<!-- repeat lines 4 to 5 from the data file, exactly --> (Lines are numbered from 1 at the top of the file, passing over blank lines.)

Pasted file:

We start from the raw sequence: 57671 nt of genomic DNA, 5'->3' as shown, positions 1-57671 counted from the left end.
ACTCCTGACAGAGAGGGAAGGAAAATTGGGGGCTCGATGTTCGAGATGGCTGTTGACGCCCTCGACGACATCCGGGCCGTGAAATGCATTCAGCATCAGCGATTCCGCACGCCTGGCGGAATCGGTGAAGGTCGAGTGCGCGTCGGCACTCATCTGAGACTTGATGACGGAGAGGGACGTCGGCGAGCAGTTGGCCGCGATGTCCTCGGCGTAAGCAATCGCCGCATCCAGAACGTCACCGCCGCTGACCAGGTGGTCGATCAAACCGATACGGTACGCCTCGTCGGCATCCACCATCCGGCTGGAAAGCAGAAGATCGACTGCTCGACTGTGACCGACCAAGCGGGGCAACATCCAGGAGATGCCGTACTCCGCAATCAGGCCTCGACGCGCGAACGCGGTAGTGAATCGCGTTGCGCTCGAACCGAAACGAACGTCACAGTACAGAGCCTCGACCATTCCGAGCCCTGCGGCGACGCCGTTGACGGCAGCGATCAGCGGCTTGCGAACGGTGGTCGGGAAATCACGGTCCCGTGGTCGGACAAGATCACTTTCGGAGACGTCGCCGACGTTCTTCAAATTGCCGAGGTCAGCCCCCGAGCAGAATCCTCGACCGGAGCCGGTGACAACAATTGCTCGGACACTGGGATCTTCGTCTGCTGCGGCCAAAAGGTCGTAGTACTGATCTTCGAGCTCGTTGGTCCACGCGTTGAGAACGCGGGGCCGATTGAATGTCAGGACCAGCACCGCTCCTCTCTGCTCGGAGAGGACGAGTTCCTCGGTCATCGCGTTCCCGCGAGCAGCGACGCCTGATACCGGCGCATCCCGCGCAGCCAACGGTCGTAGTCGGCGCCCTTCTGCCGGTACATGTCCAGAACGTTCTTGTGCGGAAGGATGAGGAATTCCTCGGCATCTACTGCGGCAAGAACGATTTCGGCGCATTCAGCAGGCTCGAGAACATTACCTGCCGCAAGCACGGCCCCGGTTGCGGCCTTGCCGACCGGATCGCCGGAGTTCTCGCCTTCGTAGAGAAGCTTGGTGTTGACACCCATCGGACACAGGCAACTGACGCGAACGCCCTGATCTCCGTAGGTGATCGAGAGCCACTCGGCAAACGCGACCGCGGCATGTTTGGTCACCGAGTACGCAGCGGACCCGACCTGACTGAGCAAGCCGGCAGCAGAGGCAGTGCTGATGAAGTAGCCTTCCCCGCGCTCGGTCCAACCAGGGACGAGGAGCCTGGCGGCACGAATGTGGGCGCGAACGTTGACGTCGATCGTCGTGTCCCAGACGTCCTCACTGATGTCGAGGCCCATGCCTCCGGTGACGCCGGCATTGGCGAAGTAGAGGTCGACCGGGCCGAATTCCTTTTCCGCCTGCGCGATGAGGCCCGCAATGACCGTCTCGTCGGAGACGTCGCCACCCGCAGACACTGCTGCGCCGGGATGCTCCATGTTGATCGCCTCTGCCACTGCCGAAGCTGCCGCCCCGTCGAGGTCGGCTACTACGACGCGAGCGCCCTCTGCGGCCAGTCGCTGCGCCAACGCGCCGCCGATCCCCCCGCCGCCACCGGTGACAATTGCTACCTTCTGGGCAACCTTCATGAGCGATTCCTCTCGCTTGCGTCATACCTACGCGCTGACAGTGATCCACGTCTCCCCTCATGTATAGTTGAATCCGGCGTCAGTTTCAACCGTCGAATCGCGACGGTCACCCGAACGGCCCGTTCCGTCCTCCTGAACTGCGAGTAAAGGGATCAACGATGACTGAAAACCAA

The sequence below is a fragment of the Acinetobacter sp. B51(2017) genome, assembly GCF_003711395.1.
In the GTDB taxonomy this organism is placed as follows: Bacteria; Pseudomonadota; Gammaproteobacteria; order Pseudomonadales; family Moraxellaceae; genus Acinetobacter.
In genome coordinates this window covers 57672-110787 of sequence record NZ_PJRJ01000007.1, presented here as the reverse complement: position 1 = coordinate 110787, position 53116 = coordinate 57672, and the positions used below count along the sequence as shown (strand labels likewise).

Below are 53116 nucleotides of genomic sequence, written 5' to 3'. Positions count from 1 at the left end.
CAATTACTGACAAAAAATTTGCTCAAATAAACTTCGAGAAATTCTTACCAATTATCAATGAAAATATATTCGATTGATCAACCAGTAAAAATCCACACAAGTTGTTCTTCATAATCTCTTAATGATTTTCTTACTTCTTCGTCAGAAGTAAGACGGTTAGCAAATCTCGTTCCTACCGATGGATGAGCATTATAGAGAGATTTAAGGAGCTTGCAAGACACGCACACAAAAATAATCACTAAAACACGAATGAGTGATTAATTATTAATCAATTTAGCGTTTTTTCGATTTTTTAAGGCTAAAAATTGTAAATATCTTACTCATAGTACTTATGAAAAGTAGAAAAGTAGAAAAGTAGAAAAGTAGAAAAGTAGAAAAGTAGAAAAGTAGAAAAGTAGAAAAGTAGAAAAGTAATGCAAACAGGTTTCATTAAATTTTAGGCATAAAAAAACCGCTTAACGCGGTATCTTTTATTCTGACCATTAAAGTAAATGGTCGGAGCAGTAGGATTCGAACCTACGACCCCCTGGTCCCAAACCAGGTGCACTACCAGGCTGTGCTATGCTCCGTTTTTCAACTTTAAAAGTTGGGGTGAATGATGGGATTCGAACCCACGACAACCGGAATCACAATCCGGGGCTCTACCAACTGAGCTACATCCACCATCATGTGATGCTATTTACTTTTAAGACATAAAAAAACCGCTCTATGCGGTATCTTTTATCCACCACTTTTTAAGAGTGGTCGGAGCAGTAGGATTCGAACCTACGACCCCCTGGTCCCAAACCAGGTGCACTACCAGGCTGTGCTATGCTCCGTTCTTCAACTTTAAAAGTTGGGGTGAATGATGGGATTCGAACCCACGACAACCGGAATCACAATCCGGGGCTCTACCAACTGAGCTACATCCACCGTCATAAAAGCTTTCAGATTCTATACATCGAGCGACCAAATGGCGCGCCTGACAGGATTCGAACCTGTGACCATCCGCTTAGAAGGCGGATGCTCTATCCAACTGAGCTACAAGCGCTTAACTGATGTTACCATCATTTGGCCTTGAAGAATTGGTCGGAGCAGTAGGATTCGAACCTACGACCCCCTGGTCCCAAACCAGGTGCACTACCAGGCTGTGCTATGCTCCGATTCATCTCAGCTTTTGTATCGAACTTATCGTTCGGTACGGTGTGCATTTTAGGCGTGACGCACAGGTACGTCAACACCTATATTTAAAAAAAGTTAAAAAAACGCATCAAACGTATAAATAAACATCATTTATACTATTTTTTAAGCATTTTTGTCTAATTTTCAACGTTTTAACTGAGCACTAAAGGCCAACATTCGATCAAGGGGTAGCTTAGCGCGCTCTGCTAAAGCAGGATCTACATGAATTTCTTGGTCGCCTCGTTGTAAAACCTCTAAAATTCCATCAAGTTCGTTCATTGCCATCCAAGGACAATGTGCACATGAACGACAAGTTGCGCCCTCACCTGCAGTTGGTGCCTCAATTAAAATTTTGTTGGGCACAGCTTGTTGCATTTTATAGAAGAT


In the GTDB taxonomy this organism is placed as follows: Bacteria; Pseudomonadota; Gammaproteobacteria; order Pseudomonadales; family Moraxellaceae; genus Acinetobacter.
In genome coordinates this window covers 57672-110787 of sequence record NZ_PJRJ01000007.1, presented here as the reverse complement: position 1 = coordinate 110787, position 53116 = coordinate 57672, and the positions used below count along the sequence as shown (strand labels likewise).